Because roots of trust are inherently trusted, they must be secure by design.
As such, many roots of trust are implemented in hardware so that malware cannot tamper with the functions
they provide. Roots of trust provide a firm foundation from which to build security and trust.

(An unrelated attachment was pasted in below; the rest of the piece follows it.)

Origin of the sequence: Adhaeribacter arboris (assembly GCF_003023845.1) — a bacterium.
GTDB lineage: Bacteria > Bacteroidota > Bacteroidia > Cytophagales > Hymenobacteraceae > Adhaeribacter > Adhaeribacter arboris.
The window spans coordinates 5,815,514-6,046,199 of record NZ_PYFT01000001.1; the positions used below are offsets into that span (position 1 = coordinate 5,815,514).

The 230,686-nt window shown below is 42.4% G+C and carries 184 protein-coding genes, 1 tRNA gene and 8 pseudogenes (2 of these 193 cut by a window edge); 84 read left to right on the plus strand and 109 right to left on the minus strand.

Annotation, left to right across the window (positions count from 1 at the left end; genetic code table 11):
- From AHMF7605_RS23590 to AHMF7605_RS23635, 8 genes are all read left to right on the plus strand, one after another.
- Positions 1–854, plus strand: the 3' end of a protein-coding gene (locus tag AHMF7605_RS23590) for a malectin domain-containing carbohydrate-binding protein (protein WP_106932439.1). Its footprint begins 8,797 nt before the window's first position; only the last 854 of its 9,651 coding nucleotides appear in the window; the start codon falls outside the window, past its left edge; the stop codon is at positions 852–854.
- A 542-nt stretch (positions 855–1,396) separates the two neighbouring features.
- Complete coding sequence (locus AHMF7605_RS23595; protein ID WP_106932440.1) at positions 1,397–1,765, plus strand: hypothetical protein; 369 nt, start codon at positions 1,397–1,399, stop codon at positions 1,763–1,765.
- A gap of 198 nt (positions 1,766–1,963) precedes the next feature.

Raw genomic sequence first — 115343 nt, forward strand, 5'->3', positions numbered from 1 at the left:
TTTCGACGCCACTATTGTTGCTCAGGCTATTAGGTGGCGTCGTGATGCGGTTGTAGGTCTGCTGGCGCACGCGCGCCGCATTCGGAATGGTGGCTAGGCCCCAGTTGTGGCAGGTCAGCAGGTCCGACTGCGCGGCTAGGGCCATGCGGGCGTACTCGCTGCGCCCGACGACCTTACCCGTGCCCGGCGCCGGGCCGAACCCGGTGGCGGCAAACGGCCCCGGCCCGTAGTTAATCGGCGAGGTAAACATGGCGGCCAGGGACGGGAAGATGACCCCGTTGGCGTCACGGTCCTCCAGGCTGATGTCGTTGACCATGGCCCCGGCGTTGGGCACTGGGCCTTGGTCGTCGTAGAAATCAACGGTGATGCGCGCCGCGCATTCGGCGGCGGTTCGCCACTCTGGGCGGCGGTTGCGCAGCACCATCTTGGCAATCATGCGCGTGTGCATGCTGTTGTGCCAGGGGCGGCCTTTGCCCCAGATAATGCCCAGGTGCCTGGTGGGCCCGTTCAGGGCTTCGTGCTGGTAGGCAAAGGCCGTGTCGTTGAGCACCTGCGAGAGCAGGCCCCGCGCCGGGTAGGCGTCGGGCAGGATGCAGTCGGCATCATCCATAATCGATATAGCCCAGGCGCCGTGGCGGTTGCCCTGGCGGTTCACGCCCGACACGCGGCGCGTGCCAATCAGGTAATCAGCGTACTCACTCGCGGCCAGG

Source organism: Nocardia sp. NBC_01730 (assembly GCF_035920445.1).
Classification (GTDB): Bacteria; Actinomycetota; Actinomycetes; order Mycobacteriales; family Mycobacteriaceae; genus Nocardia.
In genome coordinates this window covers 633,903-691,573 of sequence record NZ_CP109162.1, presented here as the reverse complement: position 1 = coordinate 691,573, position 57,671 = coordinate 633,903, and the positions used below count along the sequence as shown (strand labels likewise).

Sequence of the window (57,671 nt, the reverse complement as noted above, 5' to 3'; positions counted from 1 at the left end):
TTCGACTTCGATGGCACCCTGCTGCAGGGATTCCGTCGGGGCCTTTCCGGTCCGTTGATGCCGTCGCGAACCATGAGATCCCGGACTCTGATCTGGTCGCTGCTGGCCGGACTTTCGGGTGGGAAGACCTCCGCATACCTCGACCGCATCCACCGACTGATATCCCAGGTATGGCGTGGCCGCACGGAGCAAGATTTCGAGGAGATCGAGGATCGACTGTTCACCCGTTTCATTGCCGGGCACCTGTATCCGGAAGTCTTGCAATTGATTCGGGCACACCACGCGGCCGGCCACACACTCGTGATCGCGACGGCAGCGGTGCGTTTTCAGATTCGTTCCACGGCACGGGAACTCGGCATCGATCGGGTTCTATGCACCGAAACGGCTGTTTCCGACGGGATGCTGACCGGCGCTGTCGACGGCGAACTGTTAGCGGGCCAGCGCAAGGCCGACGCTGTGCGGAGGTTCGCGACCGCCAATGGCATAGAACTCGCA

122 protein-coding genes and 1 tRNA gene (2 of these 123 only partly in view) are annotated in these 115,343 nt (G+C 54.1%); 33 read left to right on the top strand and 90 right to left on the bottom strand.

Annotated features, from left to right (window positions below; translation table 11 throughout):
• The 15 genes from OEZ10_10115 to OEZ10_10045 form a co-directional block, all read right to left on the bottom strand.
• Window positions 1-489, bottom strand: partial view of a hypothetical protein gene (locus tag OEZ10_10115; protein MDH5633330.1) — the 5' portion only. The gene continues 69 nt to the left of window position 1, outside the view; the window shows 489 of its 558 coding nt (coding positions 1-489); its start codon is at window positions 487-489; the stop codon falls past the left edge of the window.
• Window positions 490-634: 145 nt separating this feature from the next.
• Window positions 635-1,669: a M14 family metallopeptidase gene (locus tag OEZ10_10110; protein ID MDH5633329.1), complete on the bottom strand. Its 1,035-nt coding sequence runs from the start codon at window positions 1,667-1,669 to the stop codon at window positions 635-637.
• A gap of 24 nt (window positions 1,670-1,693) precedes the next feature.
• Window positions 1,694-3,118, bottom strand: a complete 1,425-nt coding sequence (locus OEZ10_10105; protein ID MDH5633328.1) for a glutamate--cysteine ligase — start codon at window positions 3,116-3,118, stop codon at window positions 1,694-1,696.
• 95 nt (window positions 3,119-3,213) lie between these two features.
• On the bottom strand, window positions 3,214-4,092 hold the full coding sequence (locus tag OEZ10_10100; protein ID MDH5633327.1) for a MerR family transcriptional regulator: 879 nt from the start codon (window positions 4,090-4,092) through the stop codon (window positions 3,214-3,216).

ICTK's Root of Trust has a function that generates a unique ID that cannot be physically duplicated with PUF, and an ECC that generates a certificate based on the unique ID in hardware. A key is generated internally, and the private key is encrypted once more using a H/W-based encryption algorithm in Secure Storage encrypted with an ID generated by PUF and then stored. It has a structure that cannot be leaked by nature. In addition, it protects the key required for encryption, and implements AES, RSA, and SHA for digital signature required for encryption/decryption in a single chip in hardware to provide hardware acceleration for encryption. With the spread of the Internet of Things (IoT), such a powerful RoT chip in hardware is very important. If a large number of IoT devices are hacked, they can attack the server with DDoS and provide contaminated information to the big data system. To avoid such hacking, RoT SoCs are at the start of forming a secure and reliable IoT ecosystem (Trusted IoT eco System).